Parents get chance to weigh in on school changes
By Gregory A. Scibelli - Staff Writer
Windsor - posted Thu., Jul. 21, 2011
Very rarely does a major change have lead time like the consolidation of the Windsor public schools at the elementary level.
For parents like Kristin Venturini, it gives her the opportunity to have her concerns aired and considered as a part of the process of transition. She and others attended a focus group on July 19, which gave them input on many subjects.
Venturini has two children, one that is assigned to Oliver Ellsworth School and another attending the new full-day kindergarten program that will be offered a result of the consolidation.
Poquonock Elementary School and Oliver Ellsworth School will be the sites of the new full-day kindergarten classes, as the reconfiguration will require two schools to house the lower elementary grades. The other two schools will hold the upper elementary grades.
Poquonock School, located on Route 75, will be made into a kindergarten through second grade school. Oliver Ellsworth School will have a similar configuration, but will also feature the town’s only preschool-aged programs.
Venturini said she is very happy about the decision for the schools to consolidate and thinks it will be good for the town and provide a good experience for her children. She did have minor concerns about bus schedules and wants to be sure that positive programs remain in the schools that her children attend.
“I want to make sure they continue to promote reading and the Word Wizard program they have always done,” Venturini said. “I am very positive about the transition.”
She said some other logistics concern her for the future, but those concerns are minor.
“I did find it interesting that the two schools chosen for grades three through five are the ones with smaller properties,” she commented.
Interim Superintendent Ernest Perlini said he was pleased with comments made by Venturini and other parents who came out to the focus group at Oliver Ellsworth School. A second location was open to parents at the L.P. Wilson Community Center.
Perlini said he enjoyed the opportunity to meet with parents and hear how they felt about the transition and how it should go. There were 16 specific areas where questions were asked and parents gave feedback about how they felt.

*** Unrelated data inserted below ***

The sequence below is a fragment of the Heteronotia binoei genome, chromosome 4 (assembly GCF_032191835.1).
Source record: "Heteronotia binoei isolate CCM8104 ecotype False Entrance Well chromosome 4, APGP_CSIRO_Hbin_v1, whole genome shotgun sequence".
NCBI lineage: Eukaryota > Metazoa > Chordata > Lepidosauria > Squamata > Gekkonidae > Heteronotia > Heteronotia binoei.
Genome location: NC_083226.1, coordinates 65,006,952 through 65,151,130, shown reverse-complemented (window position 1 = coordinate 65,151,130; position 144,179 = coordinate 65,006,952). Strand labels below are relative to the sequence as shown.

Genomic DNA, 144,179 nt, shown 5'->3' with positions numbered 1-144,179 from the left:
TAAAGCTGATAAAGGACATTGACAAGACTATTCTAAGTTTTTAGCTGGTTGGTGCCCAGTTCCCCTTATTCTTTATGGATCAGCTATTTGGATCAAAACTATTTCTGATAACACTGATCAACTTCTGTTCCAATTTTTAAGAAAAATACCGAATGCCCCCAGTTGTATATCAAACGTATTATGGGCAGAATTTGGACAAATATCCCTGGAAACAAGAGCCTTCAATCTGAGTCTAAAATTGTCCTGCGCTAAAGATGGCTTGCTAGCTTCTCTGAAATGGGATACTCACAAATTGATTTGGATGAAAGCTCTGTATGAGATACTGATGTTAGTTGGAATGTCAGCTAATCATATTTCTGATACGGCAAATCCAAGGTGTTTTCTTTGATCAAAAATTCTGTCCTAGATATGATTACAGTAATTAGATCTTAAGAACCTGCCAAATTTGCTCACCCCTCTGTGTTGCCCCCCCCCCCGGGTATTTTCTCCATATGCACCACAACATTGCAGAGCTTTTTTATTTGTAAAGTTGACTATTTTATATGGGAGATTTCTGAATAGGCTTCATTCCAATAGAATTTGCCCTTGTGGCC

“These opportunities for public input are so important to this process,” Perlini said. “We want the public to feel like we are listening to them and what they want.”
Other opportunities have been offered during the process leading up to a Board of Education decision to close the Roger Wolcott School and reconfigure grade levels at the town’s four elementary schools. The BOE wanted the transition to be smooth, and agreed the change will wait until fall 2012, giving a year for the schools and children to prepare.
However, the change will be happening sooner for some students. Listening to comments made by many parents, several first-graders will begin attending their new assigned school this fall. The decision to accommodate parents was made because more than 80 parents were concerned their children would attend Wolcott this past year, first grade at one school, and then move on to a new location for second grade, and yet another school for third grade.
Now, because of the luxury of space in one elementary school, about 90 first-grade students will attend Poquonock School this fall. There will be no first-graders at Clover Street School and only one class of 22 students at John F. Kennedy School.
“It’s nice because we listened and lot of parents got what they want,” said Perlini. “We are not going to please everybody, but by doing these things, we hope to do what we can to make as many people happy as we can.”
Perlini also said parental involvement in the process is important because school officials and the BOE cannot do it alone.
“We [the administration and BOE] can only do so much, and no one group can think of everything,” said Perlini. “We can’t grant everyone’s wishes, but we certainly want to aim in the right direction.”
Topics parents could comment on included issues about curriculum, special classes, school start times, the potential for age-appropriate student leadership in the schools, and foreign language. Anyone who could not make it to the focus groups can still contact the superintendent’s office to make comments.